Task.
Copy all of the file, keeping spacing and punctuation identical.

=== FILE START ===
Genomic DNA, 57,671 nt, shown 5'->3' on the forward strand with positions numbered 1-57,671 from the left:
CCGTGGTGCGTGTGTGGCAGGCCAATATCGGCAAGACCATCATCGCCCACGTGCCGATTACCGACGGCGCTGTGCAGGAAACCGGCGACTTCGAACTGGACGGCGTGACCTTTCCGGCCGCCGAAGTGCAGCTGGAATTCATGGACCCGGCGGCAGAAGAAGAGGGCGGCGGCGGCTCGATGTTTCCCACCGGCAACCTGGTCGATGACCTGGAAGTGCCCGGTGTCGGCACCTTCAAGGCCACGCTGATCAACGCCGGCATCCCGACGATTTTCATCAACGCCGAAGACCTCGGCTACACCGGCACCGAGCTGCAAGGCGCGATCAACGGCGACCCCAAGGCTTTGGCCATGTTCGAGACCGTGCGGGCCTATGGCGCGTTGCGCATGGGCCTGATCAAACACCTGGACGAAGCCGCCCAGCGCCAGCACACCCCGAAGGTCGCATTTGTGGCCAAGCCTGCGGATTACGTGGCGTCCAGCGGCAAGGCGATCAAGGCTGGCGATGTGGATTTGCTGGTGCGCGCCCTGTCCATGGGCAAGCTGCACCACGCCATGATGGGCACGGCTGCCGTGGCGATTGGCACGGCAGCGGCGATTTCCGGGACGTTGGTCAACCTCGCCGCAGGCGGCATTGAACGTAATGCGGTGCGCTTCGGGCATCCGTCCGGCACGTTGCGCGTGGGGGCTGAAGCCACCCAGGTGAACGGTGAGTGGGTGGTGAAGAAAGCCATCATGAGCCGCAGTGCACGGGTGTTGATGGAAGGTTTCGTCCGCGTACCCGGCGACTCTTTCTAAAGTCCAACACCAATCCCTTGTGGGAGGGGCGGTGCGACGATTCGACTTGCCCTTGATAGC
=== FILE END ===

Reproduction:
Genomic DNA, 57,671 nt, shown 5'->3' on the forward strand with positions numbered 1-57,671 from the left:
CCGTGGTGCGTGTGTGGCAGGCCAATATCGGCAAGACCATCATCGCCCACGTGCCGATTACCGACGGCGCTGTGCAGGAAACCGGCGACTTCGAACTGGACGGCGTGACCTTTCCGGCCGCCGAAGTGCAGCTGGAATTCATGGACCCGGCGGCAGAAGAAGAGGGCGGCGGCGGCTCGATGTTTCCCACCGGCAACCTGGTCGATGACCTGGAAGTGCCCGGTGTCGGCACCTTCAAGGCCACGCTGATCAACGCCGGCATCCCGACGATTTTCATCAACGCCGAAGACCTCGGCTACACCGGCACCGAGCTGCAAGGCGCGATCAACGGCGACCCCAAGGCTTTGGCCATGTTCGAGACCGTGCGGGCCTATGGCGCGTTGCGCATGGGCCTGATCAAACACCTGGACGAAGCCGCCCAGCGCCAGCACACCCCGAAGGTCGCATTTGTGGCCAAGCCTGCGGATTACGTGGCGTCCAGCGGCAAGGCGATCAAGGCTGGCGATGTGGATTTGCTGGTGCGCGCCCTGTCCATGGGCAAGCTGCACCACGCCATGATGGGCACGGCTGCCGTGGCGATTGGCACGGCAGCGGCGATTTCCGGGACGTTGGTCAACCTCGCCGCAGGCGGCATTGAACGTAATGCGGTGCGCTTCGGGCATCCGTCCGGCACGTTGCGCGTGGGGGCTGAAGCCACCCAGGTGAACGGTGAGTGGGTGGTGAAGAAAGCCATCATGAGCCGCAGTGCACGGGTGTTGATGGAAGGTTTCGTCCGCGTACCCGGCGACTCTTTCTAAAGTCCAACACCAATCCCTTGTGGGAGGGGCGGTGCGACGATTCGACTTGCCCTTGATAGC